To meet the simultaneous occurrences of exponential cloud growth and an unprecedented AI demand curve, every global hyperscale data center firm is pressing ahead with new projects, including acquiring suitable colocation space.

The increase in training and inference data for AI and machine learning (ML) requires massive amounts of computational power. Already, the IT infrastructure providers are warning that, once the models begin use for actual problem-solving, we will rapidly enter the “exascale” era. AI computational power is measured in terms of exaflops (“flop” stands for floating-point operations per second, and “exa” indicates 1 quintillion operations per second), and data storage is measured in “exabytes” (1 billion gigabytes).

Exaflops and exabytes may be unfamiliar terms to data center engineers, but they are the new computational scale that will require leaps in power provision for servers and cooling. Hyperscalers are already committed to building exaflop supercomputers for AI applications. Meta, owner of Facebook, is building a 5 exaflop supercomputer. Inflection AI is constructing the world's largest AI cluster, consisting of 22,000 NVIDIA H100 Tensor Core GPUs. Google is planning a compute machine that scales to 26,000 GPUs (26 exaflops of AI throughput). AWS is building GPU clusters called UltraScale to provide an aggregate performance of up to 20 exaflops. And, to accommodate AI integration, Equinix has identified a $22 billion market for data center services that support AI.

In computational power terms, it can be considered an arms race — expect more and bigger announcements.

But, such a race raises pressing questions for operators: Could escalating power demand become a critical obstacle to AI digital infrastructure development? Where will the power for these workloads be sourced?

Who’s got the power?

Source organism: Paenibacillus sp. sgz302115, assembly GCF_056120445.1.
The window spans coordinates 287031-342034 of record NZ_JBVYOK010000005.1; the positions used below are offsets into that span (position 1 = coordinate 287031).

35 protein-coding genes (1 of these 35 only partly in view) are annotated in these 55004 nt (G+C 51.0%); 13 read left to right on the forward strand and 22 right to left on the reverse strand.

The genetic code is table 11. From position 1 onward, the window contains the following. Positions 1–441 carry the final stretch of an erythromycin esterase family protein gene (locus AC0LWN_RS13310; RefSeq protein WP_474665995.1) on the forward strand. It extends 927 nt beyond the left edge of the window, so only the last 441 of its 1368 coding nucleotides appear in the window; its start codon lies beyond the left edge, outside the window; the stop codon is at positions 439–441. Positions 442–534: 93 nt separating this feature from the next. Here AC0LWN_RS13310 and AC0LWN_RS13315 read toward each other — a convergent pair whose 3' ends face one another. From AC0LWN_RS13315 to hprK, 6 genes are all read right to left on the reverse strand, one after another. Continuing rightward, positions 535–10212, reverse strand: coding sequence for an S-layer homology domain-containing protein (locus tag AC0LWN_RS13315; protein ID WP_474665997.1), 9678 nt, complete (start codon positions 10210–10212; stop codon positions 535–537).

While remaining discreet about it in public, tech titans, including the aforementioned Meta, Microsoft, Google, and AWS, are exploring grid-independent power generation options as a strategic move to sustain their AI ambitions.

To address this, hyperscalers are investigating smart grid technologies, microgrids, and advanced power management systems to regulate and optimize energy distribution within their facilities.

Stabilizing power fluctuations within data centers is a paramount concern. AI workloads may lead to erratic power usage patterns, demanding robust stabilization mechanisms.

Whatever the power sources, companies will require battery energy storage systems (BESSs) at scale and advanced UPSs — conditioning and stabilization technologies capable of seamlessly transitioning between power sources and ensuring uninterrupted operations.

What part commercial colo third party power?

Securing power also raises questions for colo and cloud providers.

For the long term, can big colo companies find sufficient power to host AI purely by sourcing renewable energy? Can hyperscalers build or buy hundreds of megawatts of green power through power purchase agreements (PPAs) and renewable energy certificates (RECs) to run their platforms?

Doesn’t a hybrid mix of grid access and clean on-site power generation, combined with stabilization and conditioning, seem like a more achievable and feasible solution?

Sustainable AI

Meeting the AI demand puts pressure on organizations as they strive to meet net-zero pledges.

By investing in renewable energy sources for their data centers, hyperscalers aim to minimize their environmental impacts. Such projects include Google's Renewable Energy Buyers Alliance, Microsoft's carbon-negative pledge, and AWS's investments in renewable energy projects. The goal of achieving energy independence will come through on-site power generation and proximity to renewable energy resources.

All are part of a new understanding of power generation.

New power strategies

The future of AI heavily relies on the seamless, efficient, and sustainable power to supply these colossal data centers.

Some grid independence in hyperscale AI data centers involves integrating renewable energy, implementing energy storage solutions, employing microgrids with on-site power and conditioning, and leveraging AI itself to optimize energy consumption and ensure uninterrupted operations.

The shift toward energy independence signifies a transformative phase for hyperscale companies as they reshape the AI infrastructure and data center landscapes.

As tech giants steer toward more sustainable and reliable power solutions, they are met with many challenges. Figuring out how to power data centers to meet the soaring demands of AI, marks the beginning of a new era in technological innovation.